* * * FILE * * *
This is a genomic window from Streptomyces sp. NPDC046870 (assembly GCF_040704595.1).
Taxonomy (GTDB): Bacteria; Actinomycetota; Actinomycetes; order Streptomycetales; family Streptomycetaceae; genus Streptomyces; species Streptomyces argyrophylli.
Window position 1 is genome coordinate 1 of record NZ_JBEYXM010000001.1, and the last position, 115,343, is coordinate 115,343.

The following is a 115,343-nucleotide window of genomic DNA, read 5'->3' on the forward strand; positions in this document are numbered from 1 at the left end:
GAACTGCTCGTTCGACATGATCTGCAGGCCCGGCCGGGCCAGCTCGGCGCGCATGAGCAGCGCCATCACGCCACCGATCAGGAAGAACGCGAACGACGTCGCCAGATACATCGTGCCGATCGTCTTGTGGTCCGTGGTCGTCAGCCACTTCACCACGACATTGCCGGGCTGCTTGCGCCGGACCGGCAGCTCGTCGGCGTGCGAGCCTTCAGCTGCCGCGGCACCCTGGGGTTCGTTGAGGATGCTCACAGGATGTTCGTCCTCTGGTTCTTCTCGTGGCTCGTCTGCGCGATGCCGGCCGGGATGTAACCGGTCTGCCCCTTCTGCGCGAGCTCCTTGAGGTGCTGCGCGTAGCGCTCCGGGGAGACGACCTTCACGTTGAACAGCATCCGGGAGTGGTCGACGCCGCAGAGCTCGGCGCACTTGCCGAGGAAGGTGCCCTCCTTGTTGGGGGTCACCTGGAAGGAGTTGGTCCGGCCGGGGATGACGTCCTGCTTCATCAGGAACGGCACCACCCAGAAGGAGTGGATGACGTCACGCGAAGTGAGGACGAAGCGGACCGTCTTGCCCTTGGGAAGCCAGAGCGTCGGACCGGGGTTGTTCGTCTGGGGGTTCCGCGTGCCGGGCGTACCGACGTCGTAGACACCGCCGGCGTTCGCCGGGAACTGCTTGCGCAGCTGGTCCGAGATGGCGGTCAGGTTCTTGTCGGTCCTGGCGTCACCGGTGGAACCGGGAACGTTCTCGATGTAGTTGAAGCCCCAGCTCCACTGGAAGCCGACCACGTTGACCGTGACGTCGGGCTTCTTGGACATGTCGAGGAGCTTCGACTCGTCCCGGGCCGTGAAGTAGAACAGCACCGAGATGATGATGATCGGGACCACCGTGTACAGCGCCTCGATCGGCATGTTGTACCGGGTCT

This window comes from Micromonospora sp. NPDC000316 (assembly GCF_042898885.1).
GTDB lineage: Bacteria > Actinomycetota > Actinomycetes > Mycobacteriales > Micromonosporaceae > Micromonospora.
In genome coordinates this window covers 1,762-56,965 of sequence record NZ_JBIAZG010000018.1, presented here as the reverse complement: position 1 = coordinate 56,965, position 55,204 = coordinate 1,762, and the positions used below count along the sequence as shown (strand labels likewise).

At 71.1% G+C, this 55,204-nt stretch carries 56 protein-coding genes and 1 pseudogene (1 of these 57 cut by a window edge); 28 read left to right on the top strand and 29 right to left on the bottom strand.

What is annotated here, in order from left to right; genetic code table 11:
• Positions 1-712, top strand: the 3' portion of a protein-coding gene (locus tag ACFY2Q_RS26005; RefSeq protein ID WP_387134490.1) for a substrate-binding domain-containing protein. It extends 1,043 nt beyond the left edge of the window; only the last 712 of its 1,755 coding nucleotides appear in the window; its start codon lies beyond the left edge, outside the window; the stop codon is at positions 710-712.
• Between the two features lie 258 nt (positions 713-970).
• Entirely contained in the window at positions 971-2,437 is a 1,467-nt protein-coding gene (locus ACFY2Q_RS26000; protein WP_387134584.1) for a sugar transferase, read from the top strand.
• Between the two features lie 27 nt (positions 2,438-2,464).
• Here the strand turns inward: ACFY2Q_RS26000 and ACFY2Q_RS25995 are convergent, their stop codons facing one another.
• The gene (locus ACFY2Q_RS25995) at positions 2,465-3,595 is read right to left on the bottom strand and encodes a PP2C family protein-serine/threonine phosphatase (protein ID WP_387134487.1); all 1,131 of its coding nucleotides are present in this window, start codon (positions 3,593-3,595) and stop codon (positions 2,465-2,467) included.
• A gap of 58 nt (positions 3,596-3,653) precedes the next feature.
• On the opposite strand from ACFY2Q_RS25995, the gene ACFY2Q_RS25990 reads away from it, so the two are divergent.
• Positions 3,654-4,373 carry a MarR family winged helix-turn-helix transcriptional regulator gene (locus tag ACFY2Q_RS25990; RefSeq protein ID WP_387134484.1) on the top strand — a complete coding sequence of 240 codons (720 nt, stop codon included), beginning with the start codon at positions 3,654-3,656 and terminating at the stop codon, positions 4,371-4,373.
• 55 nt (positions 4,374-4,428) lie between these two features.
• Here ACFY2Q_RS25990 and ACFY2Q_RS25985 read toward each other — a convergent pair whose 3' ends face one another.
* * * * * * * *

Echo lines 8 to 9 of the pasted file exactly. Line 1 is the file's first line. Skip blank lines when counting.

In genome coordinates this window covers 1,762-56,965 of sequence record NZ_JBIAZG010000018.1, presented here as the reverse complement: position 1 = coordinate 56,965, position 55,204 = coordinate 1,762, and the positions used below count along the sequence as shown (strand labels likewise).

At 71.1% G+C, this 55,204-nt stretch carries 56 protein-coding genes and 1 pseudogene (1 of these 57 cut by a window edge); 28 read left to right on the top strand and 29 right to left on the bottom strand.